Single retirees: The power of one

Are you single? Then retirement planning is tougher for you than it is for couples.

The cost of singlehood

  • Single retiree should count on spending about $30,000 to $50,000 a year including taxes, assuming you own your home and have no debt.
  • This compares with my spending estimate of $42,000 to $72,000 for retired couples living a comparable middle-class lifestyle.
  •  But singles do have one financial factor in their favour: if they don’t have kids they’re spared the hefty child-rearing costs that couples with families have chosen to bear. That should allow them a head start on saving for retirement while friends with kids are knee-deep in diapers and daycare.

An active mind and body

  • Angela, recently retired after a career in the public sector, has a budget of $73,000 a year, including about $33,000 for the basics, and a sizeable $26,000 for the extras.
  • In the early years of her career she was fixated on saving, which helped provide her the ample nest egg she has today, including a group RRSP.

The cost of retiring well: What three singles spend

How much will a single retiree need to cover the basics, the extras, and income taxes? The budgets of these three B.C. retirees—all in their early to late 60s—offer a range of spending patterns from modest to affluent.

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(1) Annie Kvick of Money Coaches Canada helped estimate these budgets. (2) Includes property taxes, utilities, maintenance, home insurance, rent and mortgage payments. (3) We’ve added $2,000 a year for depreciation. (4) Includes cleaning supplies, furnishings, appliances, garden supplies and services. (5) Includes computer equipment and supplies, recreation vehicles, games of chance, educational costs.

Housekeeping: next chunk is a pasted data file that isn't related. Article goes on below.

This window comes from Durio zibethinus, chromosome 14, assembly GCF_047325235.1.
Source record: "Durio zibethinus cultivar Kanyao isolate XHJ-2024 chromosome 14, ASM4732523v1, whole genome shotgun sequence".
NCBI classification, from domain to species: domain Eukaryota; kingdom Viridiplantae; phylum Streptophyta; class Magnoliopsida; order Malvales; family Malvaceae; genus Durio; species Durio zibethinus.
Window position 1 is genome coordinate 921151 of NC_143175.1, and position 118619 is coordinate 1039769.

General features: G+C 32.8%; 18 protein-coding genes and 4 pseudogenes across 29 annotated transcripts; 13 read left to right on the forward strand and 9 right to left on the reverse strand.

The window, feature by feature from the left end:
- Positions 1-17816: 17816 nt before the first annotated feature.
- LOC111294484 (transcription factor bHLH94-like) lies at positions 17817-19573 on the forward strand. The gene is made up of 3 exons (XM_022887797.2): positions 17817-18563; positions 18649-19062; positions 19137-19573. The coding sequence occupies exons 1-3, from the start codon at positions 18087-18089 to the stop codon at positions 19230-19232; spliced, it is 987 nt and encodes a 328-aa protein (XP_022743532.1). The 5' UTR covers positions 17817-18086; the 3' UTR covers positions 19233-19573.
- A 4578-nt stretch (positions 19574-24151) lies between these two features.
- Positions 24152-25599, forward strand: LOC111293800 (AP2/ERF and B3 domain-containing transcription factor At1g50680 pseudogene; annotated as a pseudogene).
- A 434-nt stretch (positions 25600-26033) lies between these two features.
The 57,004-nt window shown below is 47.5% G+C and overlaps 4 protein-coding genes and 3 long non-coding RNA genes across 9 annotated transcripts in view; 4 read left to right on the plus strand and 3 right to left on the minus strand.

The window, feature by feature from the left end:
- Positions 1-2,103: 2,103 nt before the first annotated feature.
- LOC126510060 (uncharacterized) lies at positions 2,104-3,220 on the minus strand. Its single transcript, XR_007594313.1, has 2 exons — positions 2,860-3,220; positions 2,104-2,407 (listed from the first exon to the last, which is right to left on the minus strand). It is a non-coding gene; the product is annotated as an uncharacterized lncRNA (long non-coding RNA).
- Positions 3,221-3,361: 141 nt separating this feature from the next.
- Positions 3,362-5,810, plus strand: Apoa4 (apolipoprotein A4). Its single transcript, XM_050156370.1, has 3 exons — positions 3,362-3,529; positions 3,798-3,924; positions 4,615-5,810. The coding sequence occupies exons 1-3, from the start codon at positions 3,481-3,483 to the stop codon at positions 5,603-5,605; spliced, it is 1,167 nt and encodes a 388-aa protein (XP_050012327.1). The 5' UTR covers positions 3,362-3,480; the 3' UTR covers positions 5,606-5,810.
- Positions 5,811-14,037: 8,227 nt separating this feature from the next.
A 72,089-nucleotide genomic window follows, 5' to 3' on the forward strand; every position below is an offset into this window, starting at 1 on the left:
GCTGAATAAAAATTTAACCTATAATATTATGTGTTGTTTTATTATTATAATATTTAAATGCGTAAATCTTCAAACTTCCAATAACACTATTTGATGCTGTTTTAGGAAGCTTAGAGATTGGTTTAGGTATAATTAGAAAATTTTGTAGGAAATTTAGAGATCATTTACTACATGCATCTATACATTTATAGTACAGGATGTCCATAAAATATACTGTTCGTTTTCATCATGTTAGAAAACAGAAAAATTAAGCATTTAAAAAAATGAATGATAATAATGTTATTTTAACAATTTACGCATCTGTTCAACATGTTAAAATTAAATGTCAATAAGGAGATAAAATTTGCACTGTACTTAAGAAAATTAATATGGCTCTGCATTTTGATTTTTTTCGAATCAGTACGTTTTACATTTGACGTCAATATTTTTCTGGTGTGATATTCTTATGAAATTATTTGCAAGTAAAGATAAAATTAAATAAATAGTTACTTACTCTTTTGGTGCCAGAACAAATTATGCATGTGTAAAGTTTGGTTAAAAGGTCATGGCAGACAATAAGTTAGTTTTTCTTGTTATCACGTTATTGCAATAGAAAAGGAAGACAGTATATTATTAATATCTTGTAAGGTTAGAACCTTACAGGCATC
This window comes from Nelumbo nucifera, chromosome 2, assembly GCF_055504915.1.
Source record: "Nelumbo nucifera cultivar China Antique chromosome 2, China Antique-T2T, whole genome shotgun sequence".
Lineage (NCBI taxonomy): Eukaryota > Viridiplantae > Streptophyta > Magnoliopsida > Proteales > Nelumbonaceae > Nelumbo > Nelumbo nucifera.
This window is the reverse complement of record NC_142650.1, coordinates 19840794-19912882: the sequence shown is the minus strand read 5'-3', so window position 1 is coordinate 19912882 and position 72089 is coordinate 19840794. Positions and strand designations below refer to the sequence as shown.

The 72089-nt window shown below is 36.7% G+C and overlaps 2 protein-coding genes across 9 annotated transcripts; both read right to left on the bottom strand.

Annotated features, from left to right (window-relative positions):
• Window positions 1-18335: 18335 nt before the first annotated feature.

A single’s guide to coupling

  • The money part of a relationship is simple when you’re young and don’t have any. However, if you’re a single person contemplating a serious relationship later in life, itcan get a whole lot more complicated.
  • “The first thing I would do is have a conversation about money,” says Barbara Garbens, a financial planner with B. L. Garbens Associates Inc. in Toronto. “Money can be a real stress factor in a relationship, so get a sense of what the person is about financially.” Problems can arise if partners have dramatically different net worths or one is a saver and the other a spender.
  • A prenuptial agreement (in the case of marriage) or a cohabitation agreement (in the case of living together) can clarify and provide legal recognition for how assets, debts and possibly spousal support will get treated if the relationship should end. Without such agreements, you may be in for surprises if the relationship dissolves. Many people don’t realize that living together for one to three years (depending on the province) can result in the couple being treated as married partners for family law purposes.

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